When your child's book needs changing, tell them to put it into the 'pink basket' as soon as they get into school.
A huge thank you for visiting this area of our Class Page as it is, without close competition, the most helpful thing that you can do with your child throughout Key Stage 1.
In Class 2, I ask that you aim to read at home with your child at least three times a week. This does not mean that every book needs to be read cover to cover three times per week. Here are a few things to note:
- Reading at home should be a pleasure, not a chore! If a book feels too tricky, tell Miss Halstead.
- A few pages is plenty! Do not feel pressured to read a whole book each time you sit together.
- Read each book twice before returning it to school, this will help to develop your child’s fluency!
- Ask lots of questions, this will help to develop your child’s comprehension! Use the colourful question mat to help you with this.
- Don’t forget to sign Reading Journals! Each signature is worth FIVE HOUSE POINTS!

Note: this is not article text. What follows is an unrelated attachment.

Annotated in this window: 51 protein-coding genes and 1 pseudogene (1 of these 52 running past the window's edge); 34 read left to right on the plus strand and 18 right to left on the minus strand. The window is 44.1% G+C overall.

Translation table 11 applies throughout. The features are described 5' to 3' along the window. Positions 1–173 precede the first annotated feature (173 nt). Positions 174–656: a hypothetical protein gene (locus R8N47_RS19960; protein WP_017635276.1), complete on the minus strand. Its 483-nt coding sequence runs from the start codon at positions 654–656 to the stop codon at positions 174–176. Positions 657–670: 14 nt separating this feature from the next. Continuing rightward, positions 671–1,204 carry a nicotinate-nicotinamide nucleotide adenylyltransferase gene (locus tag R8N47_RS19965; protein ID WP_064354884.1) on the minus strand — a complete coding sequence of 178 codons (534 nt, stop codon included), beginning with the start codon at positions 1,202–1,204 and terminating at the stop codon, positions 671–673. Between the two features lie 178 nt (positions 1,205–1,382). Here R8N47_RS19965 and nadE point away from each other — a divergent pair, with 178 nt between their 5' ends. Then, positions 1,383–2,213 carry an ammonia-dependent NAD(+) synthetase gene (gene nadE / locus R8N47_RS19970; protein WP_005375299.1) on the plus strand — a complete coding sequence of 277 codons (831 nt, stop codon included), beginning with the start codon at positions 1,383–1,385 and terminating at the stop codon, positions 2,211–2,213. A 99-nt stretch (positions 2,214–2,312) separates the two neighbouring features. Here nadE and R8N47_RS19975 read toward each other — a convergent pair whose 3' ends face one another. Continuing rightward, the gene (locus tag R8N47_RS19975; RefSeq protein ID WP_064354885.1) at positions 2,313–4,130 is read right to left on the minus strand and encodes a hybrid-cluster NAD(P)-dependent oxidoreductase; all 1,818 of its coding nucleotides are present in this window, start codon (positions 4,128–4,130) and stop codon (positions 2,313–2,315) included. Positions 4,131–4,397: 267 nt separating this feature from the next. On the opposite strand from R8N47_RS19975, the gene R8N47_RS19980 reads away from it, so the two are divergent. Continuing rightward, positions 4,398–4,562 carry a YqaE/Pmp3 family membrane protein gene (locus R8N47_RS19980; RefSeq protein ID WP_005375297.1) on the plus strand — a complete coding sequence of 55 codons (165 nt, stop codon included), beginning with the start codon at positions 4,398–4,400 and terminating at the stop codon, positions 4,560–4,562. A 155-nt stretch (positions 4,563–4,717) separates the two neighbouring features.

These are all of the sounds and their corresponding rhymes that your children will learn as part of their Year 1 journey. These sounds are the key to both reading and writing!
Look out for any of these sounds when you are reading and writing with your child at home and use the rhymes to help them form their letters or remember which 'special friends' work together to make a new sound.
High Frequency and Common Exception Words
These are the words that children need to practice reading 'on sight'. This means that children need to see the words, recognise the shape and remember what it says. This is either because phonics rules cannot be applied to these words or because they appear so frequently that we want children to be able to recognise them quickly, to develop their fluency.
These are the words that get sent home in children's yellow books.